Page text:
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Strasburg sparkles, but Floyd's sharp, too
By Elliott Smith | For the Daily Herald

Chicago White Sox starting pitcher Gavin Floyd throws against the Washington Nationals during the first inning Friday.


Associated Press

Washington Nationals starting pitcher Stephen Strasburg throws against the Chicago White Sox during the seventh inning Friday.


Associated Press

Chicago White Sox's Carlos Quentin, left, looks toward second base umpire Greg Gibson after being called out during the seventh inning Friday.


Associated Press

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Published: 6/18/2010 9:11 PM | Updated: 6/18/2010 10:56 PM

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White Sox game tracker

White Sox game tracker

White Sox 2, Nationals 1 (11 innings)

Omar's big hit: Omar Vizquel's first-inning double was the 2,675th hit of his 22-year career, allowing him to pass his idol, Luis Aparicio, and move into second place all time for hits by a shortstop.

Just make contact: Of the Sox' 4 hits off Strasburg, perhaps the most surprising was by Gavin Floyd, who notched just the third hit of his career with a sixth-inning single. He is 3-for-50 (.060). "You don't really think - you just want to get a hit," Floyd said.

Brown out: The White Sox have not hit a home run in six straight games, the longest such stretch since April 1993.

WASHINGTON - Stephen Strasburg lived up to the hype. Gavin Floyd matched him pitch for pitch.

While the buzz around Friday's game was focused solely on the third start of the Nationals' No. 1 pick and current Sports Illustrated cover boy, Floyd showed in his second straight outing why he was the No. 4 overall pick of the 2001 draft, as the pair of righties embarked on a classic pitcher's duel.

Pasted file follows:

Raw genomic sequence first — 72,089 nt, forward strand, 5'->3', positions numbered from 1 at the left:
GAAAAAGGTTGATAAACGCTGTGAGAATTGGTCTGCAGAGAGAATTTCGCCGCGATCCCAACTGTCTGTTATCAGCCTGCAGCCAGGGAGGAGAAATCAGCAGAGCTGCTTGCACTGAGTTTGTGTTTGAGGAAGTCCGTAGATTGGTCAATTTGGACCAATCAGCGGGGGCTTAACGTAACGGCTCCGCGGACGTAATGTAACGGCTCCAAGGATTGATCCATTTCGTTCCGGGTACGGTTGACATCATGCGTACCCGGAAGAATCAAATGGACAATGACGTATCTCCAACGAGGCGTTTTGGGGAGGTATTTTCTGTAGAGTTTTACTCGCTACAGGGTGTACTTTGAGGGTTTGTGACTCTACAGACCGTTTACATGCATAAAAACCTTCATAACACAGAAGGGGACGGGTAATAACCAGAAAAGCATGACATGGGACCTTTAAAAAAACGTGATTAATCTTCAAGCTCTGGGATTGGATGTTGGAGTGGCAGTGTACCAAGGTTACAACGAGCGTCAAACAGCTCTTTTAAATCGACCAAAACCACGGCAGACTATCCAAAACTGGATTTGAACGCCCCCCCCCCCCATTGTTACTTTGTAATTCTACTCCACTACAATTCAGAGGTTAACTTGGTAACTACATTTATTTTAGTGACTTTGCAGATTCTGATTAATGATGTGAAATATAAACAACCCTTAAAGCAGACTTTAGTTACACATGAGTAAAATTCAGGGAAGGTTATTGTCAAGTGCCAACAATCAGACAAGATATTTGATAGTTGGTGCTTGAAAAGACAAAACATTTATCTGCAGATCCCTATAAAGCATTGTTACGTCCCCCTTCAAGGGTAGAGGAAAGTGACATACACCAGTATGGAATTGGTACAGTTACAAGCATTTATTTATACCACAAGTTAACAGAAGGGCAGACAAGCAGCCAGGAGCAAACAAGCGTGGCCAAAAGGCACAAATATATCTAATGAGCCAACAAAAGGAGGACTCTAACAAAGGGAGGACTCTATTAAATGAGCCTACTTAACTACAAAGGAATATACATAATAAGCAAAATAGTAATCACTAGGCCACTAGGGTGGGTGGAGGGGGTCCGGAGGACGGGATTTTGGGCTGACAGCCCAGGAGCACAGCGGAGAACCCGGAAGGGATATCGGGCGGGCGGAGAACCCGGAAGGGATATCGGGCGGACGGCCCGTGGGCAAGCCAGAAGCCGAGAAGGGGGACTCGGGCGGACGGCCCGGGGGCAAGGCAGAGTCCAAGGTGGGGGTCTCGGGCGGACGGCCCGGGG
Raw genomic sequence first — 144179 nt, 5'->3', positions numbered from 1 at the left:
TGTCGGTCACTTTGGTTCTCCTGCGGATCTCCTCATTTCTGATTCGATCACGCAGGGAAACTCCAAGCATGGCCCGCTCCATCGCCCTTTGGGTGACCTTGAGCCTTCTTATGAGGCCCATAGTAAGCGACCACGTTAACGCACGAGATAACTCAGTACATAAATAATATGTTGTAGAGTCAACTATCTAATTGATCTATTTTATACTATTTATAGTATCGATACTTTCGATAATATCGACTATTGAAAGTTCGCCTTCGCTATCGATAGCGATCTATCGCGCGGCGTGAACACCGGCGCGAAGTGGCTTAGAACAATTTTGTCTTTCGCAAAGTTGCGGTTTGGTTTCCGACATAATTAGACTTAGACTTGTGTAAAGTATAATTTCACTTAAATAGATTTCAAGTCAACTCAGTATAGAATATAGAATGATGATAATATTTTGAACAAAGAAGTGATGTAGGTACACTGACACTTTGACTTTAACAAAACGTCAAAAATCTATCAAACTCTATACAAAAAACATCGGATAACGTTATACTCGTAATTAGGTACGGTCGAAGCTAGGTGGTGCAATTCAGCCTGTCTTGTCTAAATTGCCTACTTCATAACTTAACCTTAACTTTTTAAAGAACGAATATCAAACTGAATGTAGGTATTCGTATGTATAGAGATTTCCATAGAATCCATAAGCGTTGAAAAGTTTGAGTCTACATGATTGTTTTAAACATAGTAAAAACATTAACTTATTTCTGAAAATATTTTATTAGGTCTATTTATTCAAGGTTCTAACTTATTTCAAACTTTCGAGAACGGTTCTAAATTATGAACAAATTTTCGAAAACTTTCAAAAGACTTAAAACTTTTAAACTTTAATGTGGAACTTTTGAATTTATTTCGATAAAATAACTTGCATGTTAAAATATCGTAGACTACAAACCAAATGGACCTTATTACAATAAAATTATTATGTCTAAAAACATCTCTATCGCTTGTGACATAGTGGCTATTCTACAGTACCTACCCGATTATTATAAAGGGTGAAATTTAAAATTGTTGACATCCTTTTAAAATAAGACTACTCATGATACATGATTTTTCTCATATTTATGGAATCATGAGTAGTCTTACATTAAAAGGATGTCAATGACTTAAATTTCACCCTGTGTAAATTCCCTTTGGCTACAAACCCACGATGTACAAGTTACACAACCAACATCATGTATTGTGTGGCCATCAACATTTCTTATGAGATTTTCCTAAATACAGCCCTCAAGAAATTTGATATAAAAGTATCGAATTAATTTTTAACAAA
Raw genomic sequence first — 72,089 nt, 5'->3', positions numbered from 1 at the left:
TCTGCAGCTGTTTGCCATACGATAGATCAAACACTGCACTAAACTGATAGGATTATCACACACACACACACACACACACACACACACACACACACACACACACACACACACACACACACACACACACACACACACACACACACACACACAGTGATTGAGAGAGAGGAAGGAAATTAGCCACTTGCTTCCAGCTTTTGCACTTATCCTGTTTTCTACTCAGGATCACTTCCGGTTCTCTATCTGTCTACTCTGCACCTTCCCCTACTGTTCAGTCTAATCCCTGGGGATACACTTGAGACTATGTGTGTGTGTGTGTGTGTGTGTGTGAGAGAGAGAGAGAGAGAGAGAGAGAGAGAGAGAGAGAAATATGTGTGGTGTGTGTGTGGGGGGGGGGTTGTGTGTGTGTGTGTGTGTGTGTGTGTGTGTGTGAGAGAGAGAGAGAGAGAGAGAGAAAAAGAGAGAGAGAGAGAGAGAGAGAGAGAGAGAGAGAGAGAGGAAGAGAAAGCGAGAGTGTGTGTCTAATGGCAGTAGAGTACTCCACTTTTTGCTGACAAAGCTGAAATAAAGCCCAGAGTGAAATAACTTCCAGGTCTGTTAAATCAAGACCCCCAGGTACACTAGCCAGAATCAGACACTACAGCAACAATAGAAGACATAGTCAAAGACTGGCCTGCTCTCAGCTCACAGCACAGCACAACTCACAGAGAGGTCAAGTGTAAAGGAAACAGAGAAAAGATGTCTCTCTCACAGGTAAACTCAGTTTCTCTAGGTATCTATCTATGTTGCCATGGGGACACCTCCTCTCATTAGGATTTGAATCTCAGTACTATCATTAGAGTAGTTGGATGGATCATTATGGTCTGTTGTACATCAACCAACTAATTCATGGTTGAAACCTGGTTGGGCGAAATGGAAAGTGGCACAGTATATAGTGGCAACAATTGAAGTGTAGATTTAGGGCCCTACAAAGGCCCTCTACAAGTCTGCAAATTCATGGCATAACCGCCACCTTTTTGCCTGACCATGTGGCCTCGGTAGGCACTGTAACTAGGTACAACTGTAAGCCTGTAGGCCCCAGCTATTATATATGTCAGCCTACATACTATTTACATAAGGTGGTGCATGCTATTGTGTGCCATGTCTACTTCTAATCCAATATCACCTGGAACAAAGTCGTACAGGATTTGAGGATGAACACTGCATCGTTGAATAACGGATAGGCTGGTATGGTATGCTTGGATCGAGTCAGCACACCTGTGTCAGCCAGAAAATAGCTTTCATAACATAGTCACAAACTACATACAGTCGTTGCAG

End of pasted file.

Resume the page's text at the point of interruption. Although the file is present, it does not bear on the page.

Both starters were long gone by the time Alex Rios singled home Mark Kotsay in the 11th inning of the White Sox' 2-1 victory over Washington, but it was their efforts that drew raves from both sides.

"I'm pretty impressed (with Strasburg)," said White Sox manager Ozzie Guillen. "You don't see kids - no matter what kind of stuff they have - with that kind of confidence on the mound. You don't find that everywhere. He was pretty good, but I think my pitcher was better than him."

Strasburg dominated White Sox batters during his 7-inning stint, allowing 3 singles and Omar Vizquel's broken-bat, RBI double while striking out 10 with a fastball that reached 99 mph on the stadium's radar gun.

"He's good. Honestly, his stuff reminds me of what (Mark) Prior had when he first came up," Paul Konerko said. "He throws a tick or two harder, and the changeup is what puts him over the top. It's kind of like a splitter, and that's a whole different ball of wax when you are throwing that to righties and lefties. He's the whole package."

The Sox got to Strasburg early, using an infield single by Juan Pierre and Vizquel's double to take a 1-0 lead two batters into the game before the Nats' ace settled into a groove that lasted for the remainder of his outing.

"It was like heavyweight fight out there," Pierre said. "Once he got into his arsenal, he was pretty much lights out."

Even though he was overshadowed by the Strasburg publicity train, Floyd - a Maryland native - stepped up with an 8-inning, 4-hit effort that was marred only by Adam Dunn's RBI double in the seventh that tied the game 1-1.

"I just tried to focus on what I could do," Floyd said. "I can't control or think about what he's doing. I just go out there and try to put up zeros."

Strasburg set a major-league record against the Sox for the most strikeouts (32) in the first three games of a career, eclipsing J.R. Richard's mark of 29 set in 1971.

"When you've got that kind of arm and you throw pitches for strikes, obviously you're going to be a top pitcher no matter what," Guillen said. "I think he's maybe the best pitcher in the NL. Much respect, because (Roy) Halladay is out there. I've never seen the kid from San Francisco (Tim Lincecum) throw, (Johan) Santana's out there, but this kid is legit."

Strasburg, being monitored closely by the Nationals in his rookie season, was pulled despite throwing just 85 pitches and rarely running into trouble.

"I definitely wanted to go out there, definitely finish the game out," Strasburg said. "But there's a bigger picture here."

For the Sox, the picture is getting a bit clearer. With 4 straight wins and 9 victories in their last 11, they have inched oh-so-close to the elusive .500 mark. Sweeping the Pirates is one thing, but hanging tough against the phenom Strasburg and pulling the game out is another.

"He's good. He's the real deal," Pierre said. "You've got to throw all techniques out the window, pitches to look for, none of that. You see something decent, you put a good swing on it. He's got a bright future. I don't know how they sent that guy to the minor leagues. If I got a team, he's on the roster from Day 1."